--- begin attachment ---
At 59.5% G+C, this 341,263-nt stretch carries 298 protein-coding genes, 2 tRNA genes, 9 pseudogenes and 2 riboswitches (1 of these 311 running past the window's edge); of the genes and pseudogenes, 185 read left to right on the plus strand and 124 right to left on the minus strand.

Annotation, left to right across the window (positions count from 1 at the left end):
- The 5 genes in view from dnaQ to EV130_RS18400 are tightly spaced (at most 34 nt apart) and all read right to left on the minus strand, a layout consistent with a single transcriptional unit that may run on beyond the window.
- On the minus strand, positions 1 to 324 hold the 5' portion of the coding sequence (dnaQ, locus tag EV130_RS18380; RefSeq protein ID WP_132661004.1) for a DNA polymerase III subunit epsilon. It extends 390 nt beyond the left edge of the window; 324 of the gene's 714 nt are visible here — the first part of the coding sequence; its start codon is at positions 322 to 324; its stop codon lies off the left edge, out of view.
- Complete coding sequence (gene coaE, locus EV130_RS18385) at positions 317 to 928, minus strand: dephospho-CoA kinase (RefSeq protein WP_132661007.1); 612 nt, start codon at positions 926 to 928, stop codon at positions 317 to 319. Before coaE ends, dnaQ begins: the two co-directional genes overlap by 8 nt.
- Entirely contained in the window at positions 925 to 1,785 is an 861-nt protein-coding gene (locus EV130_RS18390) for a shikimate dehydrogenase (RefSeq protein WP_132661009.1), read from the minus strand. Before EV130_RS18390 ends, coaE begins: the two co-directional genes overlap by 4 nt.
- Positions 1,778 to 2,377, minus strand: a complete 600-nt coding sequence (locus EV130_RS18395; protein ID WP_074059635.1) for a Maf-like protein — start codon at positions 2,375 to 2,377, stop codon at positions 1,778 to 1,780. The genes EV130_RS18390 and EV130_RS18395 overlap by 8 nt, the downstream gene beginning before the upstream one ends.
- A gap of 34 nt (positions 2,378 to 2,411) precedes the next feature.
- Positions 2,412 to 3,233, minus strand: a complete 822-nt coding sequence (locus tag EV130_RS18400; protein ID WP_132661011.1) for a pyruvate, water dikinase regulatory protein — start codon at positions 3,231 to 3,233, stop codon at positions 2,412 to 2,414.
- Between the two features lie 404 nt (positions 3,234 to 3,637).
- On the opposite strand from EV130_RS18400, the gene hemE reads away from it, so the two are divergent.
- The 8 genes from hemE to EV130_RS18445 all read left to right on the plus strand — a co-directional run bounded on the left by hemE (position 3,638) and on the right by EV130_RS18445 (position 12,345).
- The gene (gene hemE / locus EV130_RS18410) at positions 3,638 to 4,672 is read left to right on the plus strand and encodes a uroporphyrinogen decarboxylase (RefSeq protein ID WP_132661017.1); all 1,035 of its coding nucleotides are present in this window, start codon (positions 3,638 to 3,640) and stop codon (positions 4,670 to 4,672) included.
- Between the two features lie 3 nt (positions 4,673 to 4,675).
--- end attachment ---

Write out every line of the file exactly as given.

At 59.5% G+C, this 341,263-nt stretch carries 298 protein-coding genes, 2 tRNA genes, 9 pseudogenes and 2 riboswitches (1 of these 311 running past the window's edge); of the genes and pseudogenes, 185 read left to right on the plus strand and 124 right to left on the minus strand.

Annotation, left to right across the window (positions count from 1 at the left end):
- The 5 genes in view from dnaQ to EV130_RS18400 are tightly spaced (at most 34 nt apart) and all read right to left on the minus strand, a layout consistent with a single transcriptional unit that may run on beyond the window.
- On the minus strand, positions 1 to 324 hold the 5' portion of the coding sequence (dnaQ, locus tag EV130_RS18380; RefSeq protein ID WP_132661004.1) for a DNA polymerase III subunit epsilon. It extends 390 nt beyond the left edge of the window; 324 of the gene's 714 nt are visible here — the first part of the coding sequence; its start codon is at positions 322 to 324; its stop codon lies off the left edge, out of view.
- Complete coding sequence (gene coaE, locus EV130_RS18385) at positions 317 to 928, minus strand: dephospho-CoA kinase (RefSeq protein WP_132661007.1); 612 nt, start codon at positions 926 to 928, stop codon at positions 317 to 319. Before coaE ends, dnaQ begins: the two co-directional genes overlap by 8 nt.
- Entirely contained in the window at positions 925 to 1,785 is an 861-nt protein-coding gene (locus EV130_RS18390) for a shikimate dehydrogenase (RefSeq protein WP_132661009.1), read from the minus strand. Before EV130_RS18390 ends, coaE begins: the two co-directional genes overlap by 4 nt.
- Positions 1,778 to 2,377, minus strand: a complete 600-nt coding sequence (locus EV130_RS18395; protein ID WP_074059635.1) for a Maf-like protein — start codon at positions 2,375 to 2,377, stop codon at positions 1,778 to 1,780. The genes EV130_RS18390 and EV130_RS18395 overlap by 8 nt, the downstream gene beginning before the upstream one ends.
- A gap of 34 nt (positions 2,378 to 2,411) precedes the next feature.
- Positions 2,412 to 3,233, minus strand: a complete 822-nt coding sequence (locus tag EV130_RS18400; protein ID WP_132661011.1) for a pyruvate, water dikinase regulatory protein — start codon at positions 3,231 to 3,233, stop codon at positions 2,412 to 2,414.
- Between the two features lie 404 nt (positions 3,234 to 3,637).
- On the opposite strand from EV130_RS18400, the gene hemE reads away from it, so the two are divergent.
- The 8 genes from hemE to EV130_RS18445 all read left to right on the plus strand — a co-directional run bounded on the left by hemE (position 3,638) and on the right by EV130_RS18445 (position 12,345).
- The gene (gene hemE / locus EV130_RS18410) at positions 3,638 to 4,672 is read left to right on the plus strand and encodes a uroporphyrinogen decarboxylase (RefSeq protein ID WP_132661017.1); all 1,035 of its coding nucleotides are present in this window, start codon (positions 3,638 to 3,640) and stop codon (positions 4,670 to 4,672) included.
- Between the two features lie 3 nt (positions 4,673 to 4,675).